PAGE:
A Look Into Honey Bee Hive Design

Oct 2012
As I researched the honey bee hive, I perhaps found out a bit too much information, for as legend has it, when the bees die out, men will quickly follow. And we all know what has been happening to the bees! How many wake up calls do we need?
honey bee hives

Honey bee colonies in their natural state lived in wild natural cavities {like tree trunks}. When they would swarm, it was usually a means of reproduction. When people started to keep bees, much of the swarm would die in the process. As the shape of the man made hives changed, so did the beekeepers success.

Symbolism of the bee has been important to civilization throughout the ages. Remains have been found in amber over 100 million years old. Honey has been known as a regenerative substance revered since ancient man, pollination starting its reputation as regenerative and restorative.

In Lithuania, where I found a great tradition of beekeeping, the insect represents the friendship symbol. Bees and their honey were considered a ‘gift’ and could not be bought or sold. Respectfully, a dead bee would be buried immediately.

Historically, when the queen left the hive to relocate, families in this area of the world would pack up and follow until the swarm settled down and established a new hive. Families that happened to meet again after the exodus, we’re bound together in a special relationship.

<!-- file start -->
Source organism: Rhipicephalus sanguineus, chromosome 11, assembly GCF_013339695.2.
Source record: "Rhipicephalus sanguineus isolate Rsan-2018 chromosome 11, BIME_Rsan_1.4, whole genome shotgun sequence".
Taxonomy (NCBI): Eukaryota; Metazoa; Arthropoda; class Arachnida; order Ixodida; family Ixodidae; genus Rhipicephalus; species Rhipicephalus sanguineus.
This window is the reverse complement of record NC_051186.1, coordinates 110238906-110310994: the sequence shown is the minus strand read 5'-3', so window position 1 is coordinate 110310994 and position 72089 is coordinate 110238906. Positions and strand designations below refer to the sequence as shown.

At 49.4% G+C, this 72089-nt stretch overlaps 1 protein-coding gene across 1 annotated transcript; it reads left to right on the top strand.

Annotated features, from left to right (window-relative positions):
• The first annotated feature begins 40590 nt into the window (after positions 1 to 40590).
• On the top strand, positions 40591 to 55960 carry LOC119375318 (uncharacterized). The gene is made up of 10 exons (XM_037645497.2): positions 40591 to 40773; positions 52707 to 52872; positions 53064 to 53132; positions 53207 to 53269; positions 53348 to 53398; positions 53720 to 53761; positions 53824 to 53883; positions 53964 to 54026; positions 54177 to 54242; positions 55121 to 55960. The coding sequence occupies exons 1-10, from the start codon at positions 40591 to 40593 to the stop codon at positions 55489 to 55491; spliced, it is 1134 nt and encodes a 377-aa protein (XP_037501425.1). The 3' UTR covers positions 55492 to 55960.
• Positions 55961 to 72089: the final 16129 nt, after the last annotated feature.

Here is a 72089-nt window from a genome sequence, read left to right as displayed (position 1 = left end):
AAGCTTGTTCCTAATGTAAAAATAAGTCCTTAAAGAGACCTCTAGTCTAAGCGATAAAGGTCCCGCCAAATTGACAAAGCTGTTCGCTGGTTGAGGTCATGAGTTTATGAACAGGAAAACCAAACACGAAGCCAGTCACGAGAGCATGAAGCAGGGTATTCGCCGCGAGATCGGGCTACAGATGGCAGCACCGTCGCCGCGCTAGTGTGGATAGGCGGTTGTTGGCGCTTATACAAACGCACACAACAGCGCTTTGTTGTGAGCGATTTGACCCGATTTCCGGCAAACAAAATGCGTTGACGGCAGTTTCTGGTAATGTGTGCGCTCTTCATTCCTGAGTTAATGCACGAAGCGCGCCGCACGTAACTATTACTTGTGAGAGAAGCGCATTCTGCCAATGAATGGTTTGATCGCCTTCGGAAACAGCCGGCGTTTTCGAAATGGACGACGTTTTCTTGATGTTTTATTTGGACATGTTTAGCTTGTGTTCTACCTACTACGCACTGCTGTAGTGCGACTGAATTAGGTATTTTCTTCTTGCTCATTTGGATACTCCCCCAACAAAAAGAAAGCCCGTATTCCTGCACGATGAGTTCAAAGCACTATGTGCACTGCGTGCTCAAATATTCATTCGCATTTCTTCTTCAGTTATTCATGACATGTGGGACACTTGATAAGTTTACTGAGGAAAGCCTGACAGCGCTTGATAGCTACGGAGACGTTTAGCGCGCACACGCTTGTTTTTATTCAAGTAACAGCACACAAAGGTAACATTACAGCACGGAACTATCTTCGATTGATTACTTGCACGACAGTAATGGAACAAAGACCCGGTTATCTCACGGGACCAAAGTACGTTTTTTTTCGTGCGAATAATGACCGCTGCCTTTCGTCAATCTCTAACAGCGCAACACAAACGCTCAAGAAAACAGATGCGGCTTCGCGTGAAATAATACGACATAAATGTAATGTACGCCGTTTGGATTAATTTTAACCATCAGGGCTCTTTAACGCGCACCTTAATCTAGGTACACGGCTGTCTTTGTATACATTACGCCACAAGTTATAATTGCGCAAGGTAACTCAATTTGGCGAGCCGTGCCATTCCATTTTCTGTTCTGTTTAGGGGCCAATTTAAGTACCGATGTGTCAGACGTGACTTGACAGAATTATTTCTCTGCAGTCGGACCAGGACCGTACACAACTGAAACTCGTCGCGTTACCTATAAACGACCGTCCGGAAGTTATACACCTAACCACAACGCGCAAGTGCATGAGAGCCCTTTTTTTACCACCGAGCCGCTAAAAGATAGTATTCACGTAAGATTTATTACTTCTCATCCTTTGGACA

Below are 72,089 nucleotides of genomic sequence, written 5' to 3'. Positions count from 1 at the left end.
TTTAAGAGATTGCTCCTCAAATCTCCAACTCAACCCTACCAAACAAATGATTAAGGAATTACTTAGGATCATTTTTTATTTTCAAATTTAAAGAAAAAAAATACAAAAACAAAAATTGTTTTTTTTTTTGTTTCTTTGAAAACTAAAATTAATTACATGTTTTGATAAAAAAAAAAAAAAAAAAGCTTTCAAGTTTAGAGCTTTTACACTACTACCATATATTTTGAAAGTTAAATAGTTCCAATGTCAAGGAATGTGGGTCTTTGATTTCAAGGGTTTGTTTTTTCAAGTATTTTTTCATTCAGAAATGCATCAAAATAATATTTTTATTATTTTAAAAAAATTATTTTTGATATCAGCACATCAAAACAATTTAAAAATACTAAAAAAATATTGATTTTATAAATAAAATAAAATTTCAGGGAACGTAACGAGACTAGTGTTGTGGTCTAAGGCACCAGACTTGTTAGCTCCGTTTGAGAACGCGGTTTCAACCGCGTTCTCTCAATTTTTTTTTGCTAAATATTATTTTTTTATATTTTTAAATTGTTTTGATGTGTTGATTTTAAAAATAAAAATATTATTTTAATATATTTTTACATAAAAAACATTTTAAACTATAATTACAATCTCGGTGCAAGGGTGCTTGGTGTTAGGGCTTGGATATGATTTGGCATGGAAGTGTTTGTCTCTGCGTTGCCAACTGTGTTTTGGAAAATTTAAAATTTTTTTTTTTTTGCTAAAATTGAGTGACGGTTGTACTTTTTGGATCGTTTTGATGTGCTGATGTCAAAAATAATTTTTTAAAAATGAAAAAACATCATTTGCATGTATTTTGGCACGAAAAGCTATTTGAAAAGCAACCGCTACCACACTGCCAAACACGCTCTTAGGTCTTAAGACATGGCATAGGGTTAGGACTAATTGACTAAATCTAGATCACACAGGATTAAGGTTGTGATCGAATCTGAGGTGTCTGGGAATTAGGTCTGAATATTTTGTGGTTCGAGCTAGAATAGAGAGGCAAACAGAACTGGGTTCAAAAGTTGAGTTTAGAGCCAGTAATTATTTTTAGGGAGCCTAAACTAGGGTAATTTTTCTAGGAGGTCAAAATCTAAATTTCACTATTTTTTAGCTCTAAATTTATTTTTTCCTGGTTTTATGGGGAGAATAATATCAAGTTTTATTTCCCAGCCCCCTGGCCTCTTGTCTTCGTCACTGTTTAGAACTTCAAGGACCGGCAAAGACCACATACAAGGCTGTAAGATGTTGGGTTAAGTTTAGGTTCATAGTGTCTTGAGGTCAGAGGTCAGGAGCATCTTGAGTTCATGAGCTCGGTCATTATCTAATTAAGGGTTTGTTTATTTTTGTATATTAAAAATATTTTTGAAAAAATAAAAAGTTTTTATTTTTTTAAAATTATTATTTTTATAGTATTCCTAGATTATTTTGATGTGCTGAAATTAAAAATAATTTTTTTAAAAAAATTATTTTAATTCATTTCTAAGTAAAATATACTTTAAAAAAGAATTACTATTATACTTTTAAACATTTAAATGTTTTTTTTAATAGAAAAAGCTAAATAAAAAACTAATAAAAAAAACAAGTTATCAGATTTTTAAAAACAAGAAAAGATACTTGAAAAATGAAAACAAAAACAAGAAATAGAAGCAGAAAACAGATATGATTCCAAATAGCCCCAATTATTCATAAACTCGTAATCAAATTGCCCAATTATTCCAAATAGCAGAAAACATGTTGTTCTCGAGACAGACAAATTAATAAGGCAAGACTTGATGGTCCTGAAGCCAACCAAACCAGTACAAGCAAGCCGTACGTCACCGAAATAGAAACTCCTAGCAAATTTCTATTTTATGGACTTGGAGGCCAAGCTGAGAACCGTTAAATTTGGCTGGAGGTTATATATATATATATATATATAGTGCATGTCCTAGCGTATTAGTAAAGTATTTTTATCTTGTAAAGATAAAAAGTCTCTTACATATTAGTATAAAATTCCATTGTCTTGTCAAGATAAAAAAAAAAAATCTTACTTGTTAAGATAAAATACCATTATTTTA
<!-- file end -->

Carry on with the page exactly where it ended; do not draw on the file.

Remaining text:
Turn of the century French and American honey bee skeps

One of the first shapes was a skep, which was basically an upturned basket. They were inefficient, and the honey had to be retrieved from the bottom. These turn of the century French and American skeps are examples.

Many transformations took place to provide optimal honey harvesting. In 1851, the Langstroth frame was introduced, that had the clever design of making removable frames and leaving 3/8″ between the frames. Apparently, the bees will not build a comb in that 3/8″ space, allowing the frames to be removed without breaking the construction of the combs.
golden honey in jars

Most of the frames used today are based on Langstroth’s design, turning beekeeping into a viable business. What ever the shape, I hope we will be able to find a solution to the toxicity that is killing the bees, so we can all be around to enjoy the fruits of their labor!